CAD Raises Death Risk in Renal Failure Patients BY ROSEMARY FREI, MSc TORONTO—Coronary artery disease (CAD) is associated with a significantly increased risk of death among people with chronic renal failure. Moreover, the prognosis is not completely benign when renal failure patients have nonobstructive CAD, a large international study has shown. Investigators performed coronary computed tomography angiography (CCTA) on 5,572 patients and found those with either non-obstructive or obstructive CAD had a significantly shorter average survival than patients without CAD. Every 10-unit decrease in estimated glomerular filtration rate (eGFR) was associated with a 23% increased risk of death. The researchers, who presented the results in poster form at the 2012 Canadian Cardiovascular Congress, are urging nephrologists to consult with a cardiologist or radiologist regarding patients at risk for atherosclerosis.

“The take-home message from this [study] is that cardiac CT can be used to detect CAD and cardiac risk stratification in chronic renal failure patients,” said the study’s first author, Girish Dwivedi, MD, PhD, a cardiac-imaging fellow at the Ottawa Heart Institute.

Death risk increased by 23% with each 10-unit decrease in eGFR, data show. “Cardiac CT can be safely performed in patients with moderate renal failure and also in severe renal failure if the latter are on hemodialysis.” Dr. Dwivedi advised that only the lowest possible contrast dose should be used for the imaging study in such patients. Patients should be kept well-hydrated

and that nephrotoxic drugs such as metformin should be stopped before the CCTA and should be re-introduced usually 48 hours after the test when the renal function returns to the pretest level. This is one of the many analyses of data from the CONFIRM (COroNary Computed Tomography Angiography Evaluation for Clinical Outcomes: An InteRnational Multicenter Registry) study, which was led by Benjamin Chow, MD, of the University of Ottawa Heart Institute. Researchers from six countries, including the United States, Canada and Europe, screened 27,125 consecutive patients undergoing CCTA from February 2003 and December 2009. The present study included only those patients who had serum creatinine, and left ventricular ejection fraction (LVEF) assessments, as well as those for whom follow-up data were available.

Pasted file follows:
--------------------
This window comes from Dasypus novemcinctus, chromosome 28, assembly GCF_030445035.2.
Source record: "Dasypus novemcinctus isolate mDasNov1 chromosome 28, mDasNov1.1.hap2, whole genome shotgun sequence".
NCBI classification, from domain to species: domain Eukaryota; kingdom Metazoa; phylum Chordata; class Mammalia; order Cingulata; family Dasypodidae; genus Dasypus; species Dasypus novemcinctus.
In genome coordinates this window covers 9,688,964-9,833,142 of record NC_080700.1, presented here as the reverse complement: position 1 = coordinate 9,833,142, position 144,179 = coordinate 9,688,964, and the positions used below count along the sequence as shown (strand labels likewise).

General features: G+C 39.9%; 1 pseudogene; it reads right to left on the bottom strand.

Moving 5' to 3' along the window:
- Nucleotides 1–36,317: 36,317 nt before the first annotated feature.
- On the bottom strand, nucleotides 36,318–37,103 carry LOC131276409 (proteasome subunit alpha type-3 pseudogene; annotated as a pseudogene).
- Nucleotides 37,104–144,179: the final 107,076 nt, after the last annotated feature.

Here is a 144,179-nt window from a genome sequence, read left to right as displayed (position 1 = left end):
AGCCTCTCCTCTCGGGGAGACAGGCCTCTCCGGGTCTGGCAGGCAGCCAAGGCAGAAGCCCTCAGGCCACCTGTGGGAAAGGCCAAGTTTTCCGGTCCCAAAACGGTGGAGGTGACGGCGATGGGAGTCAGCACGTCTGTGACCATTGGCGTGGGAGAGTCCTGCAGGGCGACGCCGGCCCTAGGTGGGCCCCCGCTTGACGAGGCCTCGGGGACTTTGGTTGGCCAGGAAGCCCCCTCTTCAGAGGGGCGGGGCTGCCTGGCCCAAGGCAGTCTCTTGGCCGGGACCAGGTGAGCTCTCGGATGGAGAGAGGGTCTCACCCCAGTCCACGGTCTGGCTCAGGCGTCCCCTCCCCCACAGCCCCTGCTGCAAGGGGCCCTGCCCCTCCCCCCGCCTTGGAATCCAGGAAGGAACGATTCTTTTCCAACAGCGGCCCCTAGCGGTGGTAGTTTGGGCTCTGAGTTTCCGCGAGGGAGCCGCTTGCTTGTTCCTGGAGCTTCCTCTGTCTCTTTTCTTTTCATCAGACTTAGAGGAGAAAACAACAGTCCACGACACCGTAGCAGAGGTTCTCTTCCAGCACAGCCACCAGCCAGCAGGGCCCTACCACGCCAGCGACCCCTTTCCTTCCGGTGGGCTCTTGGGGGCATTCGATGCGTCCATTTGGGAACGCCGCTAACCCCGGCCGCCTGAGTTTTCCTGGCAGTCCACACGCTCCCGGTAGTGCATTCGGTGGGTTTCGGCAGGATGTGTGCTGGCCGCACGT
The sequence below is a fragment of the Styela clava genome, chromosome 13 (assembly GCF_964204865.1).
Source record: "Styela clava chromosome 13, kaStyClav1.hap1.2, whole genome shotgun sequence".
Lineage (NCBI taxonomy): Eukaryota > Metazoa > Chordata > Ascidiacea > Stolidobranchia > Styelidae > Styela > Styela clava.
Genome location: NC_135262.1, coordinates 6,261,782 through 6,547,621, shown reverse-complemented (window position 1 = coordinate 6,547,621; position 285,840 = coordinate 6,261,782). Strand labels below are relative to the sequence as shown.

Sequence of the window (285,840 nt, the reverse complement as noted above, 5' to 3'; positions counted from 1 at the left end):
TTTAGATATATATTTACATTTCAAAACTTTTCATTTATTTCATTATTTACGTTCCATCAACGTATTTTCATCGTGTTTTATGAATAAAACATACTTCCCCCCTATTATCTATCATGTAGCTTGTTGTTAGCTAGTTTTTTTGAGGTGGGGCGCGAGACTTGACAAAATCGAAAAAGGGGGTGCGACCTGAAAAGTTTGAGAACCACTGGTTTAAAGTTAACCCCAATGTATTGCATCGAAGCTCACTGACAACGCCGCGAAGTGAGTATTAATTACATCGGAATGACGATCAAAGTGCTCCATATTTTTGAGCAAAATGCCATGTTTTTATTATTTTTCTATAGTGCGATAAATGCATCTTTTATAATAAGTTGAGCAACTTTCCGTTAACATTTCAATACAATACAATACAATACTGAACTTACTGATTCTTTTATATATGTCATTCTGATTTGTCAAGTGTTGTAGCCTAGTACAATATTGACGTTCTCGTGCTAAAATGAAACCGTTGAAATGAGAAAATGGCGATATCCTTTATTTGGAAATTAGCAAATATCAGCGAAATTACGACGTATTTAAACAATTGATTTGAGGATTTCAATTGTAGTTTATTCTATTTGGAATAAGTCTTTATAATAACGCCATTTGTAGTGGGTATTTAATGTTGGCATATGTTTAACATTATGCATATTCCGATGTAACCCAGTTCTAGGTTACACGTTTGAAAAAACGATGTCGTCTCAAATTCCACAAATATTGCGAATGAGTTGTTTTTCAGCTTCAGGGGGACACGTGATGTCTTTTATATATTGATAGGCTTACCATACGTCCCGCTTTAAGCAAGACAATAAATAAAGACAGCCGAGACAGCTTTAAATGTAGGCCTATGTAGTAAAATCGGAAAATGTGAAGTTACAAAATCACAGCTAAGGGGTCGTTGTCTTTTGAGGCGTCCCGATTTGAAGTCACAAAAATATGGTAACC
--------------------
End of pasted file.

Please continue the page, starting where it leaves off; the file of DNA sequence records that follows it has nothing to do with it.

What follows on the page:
The researchers excluded those with a history of coronary revascularization, congenital heart disease, or cardiac transplantation. Dr. Dwivedi’s group confirmed that cardiac CT provides incremental information over and above the other well established clinical variables for mortality prediction in such patients. After controlling for confounding factors, impaired renal function was associated with a 2.3-fold increased mortality risk. CAD severity and LVEF less than 50% were also highly significantly associated with mortality. Although the use of only clinical variables with eGFR and CAD severity was associated with a much more accurate prediction of survival than clinical variables alone, overall the most accurate prediction of mortality was obtained by the combination of clinical variables, eGFR, CAD severity, and abnormal LVEF data. ■